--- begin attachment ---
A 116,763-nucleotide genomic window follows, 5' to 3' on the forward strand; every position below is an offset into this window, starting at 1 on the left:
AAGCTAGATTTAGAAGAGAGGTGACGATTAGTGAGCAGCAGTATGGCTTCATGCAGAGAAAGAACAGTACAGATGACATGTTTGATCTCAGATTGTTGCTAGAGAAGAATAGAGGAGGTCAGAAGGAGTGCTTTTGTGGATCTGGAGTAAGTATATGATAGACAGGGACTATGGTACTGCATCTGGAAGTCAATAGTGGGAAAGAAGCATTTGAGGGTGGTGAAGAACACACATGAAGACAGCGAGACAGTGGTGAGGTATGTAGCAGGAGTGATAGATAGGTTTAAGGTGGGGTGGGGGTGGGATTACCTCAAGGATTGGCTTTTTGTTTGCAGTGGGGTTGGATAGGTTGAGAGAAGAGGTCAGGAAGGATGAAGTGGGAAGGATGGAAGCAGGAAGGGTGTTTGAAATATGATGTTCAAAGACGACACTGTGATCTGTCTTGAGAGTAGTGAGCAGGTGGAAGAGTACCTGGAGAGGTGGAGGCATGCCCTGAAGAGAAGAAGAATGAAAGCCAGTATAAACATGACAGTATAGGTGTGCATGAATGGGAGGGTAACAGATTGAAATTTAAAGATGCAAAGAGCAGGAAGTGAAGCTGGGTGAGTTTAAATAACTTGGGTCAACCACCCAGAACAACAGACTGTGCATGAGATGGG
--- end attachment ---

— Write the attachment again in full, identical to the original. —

A 116,763-nucleotide genomic window follows, 5' to 3' on the forward strand; every position below is an offset into this window, starting at 1 on the left:
AAGCTAGATTTAGAAGAGAGGTGACGATTAGTGAGCAGCAGTATGGCTTCATGCAGAGAAAGAACAGTACAGATGACATGTTTGATCTCAGATTGTTGCTAGAGAAGAATAGAGGAGGTCAGAAGGAGTGCTTTTGTGGATCTGGAGTAAGTATATGATAGACAGGGACTATGGTACTGCATCTGGAAGTCAATAGTGGGAAAGAAGCATTTGAGGGTGGTGAAGAACACACATGAAGACAGCGAGACAGTGGTGAGGTATGTAGCAGGAGTGATAGATAGGTTTAAGGTGGGGTGGGGGTGGGATTACCTCAAGGATTGGCTTTTTGTTTGCAGTGGGGTTGGATAGGTTGAGAGAAGAGGTCAGGAAGGATGAAGTGGGAAGGATGGAAGCAGGAAGGGTGTTTGAAATATGATGTTCAAAGACGACACTGTGATCTGTCTTGAGAGTAGTGAGCAGGTGGAAGAGTACCTGGAGAGGTGGAGGCATGCCCTGAAGAGAAGAAGAATGAAAGCCAGTATAAACATGACAGTATAGGTGTGCATGAATGGGAGGGTAACAGATTGAAATTTAAAGATGCAAAGAGCAGGAAGTGAAGCTGGGTGAGTTTAAATAACTTGGGTCAACCACCCAGAACAACAGACTGTGCATGAGATGGG